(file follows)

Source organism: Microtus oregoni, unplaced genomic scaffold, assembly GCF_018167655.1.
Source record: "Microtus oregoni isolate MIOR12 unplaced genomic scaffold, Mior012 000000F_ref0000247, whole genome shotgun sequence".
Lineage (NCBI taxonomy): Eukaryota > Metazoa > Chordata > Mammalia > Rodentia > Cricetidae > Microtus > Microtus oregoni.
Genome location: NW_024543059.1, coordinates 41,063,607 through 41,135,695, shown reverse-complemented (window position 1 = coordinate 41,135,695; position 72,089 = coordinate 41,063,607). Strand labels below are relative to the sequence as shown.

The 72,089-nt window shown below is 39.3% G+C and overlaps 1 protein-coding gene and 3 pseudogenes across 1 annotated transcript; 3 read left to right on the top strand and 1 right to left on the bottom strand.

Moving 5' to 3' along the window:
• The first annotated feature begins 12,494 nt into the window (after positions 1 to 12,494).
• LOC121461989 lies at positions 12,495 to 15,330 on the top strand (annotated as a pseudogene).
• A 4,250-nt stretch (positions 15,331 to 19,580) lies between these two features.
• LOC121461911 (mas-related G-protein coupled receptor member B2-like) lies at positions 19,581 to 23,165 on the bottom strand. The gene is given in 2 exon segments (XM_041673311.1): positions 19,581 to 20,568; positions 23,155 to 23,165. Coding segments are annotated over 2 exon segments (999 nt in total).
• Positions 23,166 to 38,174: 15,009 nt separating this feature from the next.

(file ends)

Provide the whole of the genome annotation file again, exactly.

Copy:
Source organism: Microtus oregoni, unplaced genomic scaffold, assembly GCF_018167655.1.
Source record: "Microtus oregoni isolate MIOR12 unplaced genomic scaffold, Mior012 000000F_ref0000247, whole genome shotgun sequence".
Lineage (NCBI taxonomy): Eukaryota > Metazoa > Chordata > Mammalia > Rodentia > Cricetidae > Microtus > Microtus oregoni.
Genome location: NW_024543059.1, coordinates 41,063,607 through 41,135,695, shown reverse-complemented (window position 1 = coordinate 41,135,695; position 72,089 = coordinate 41,063,607). Strand labels below are relative to the sequence as shown.

The 72,089-nt window shown below is 39.3% G+C and overlaps 1 protein-coding gene and 3 pseudogenes across 1 annotated transcript; 3 read left to right on the top strand and 1 right to left on the bottom strand.

Moving 5' to 3' along the window:
• The first annotated feature begins 12,494 nt into the window (after positions 1 to 12,494).
• LOC121461989 lies at positions 12,495 to 15,330 on the top strand (annotated as a pseudogene).
• A 4,250-nt stretch (positions 15,331 to 19,580) lies between these two features.
• LOC121461911 (mas-related G-protein coupled receptor member B2-like) lies at positions 19,581 to 23,165 on the bottom strand. The gene is given in 2 exon segments (XM_041673311.1): positions 19,581 to 20,568; positions 23,155 to 23,165. Coding segments are annotated over 2 exon segments (999 nt in total).
• Positions 23,166 to 38,174: 15,009 nt separating this feature from the next.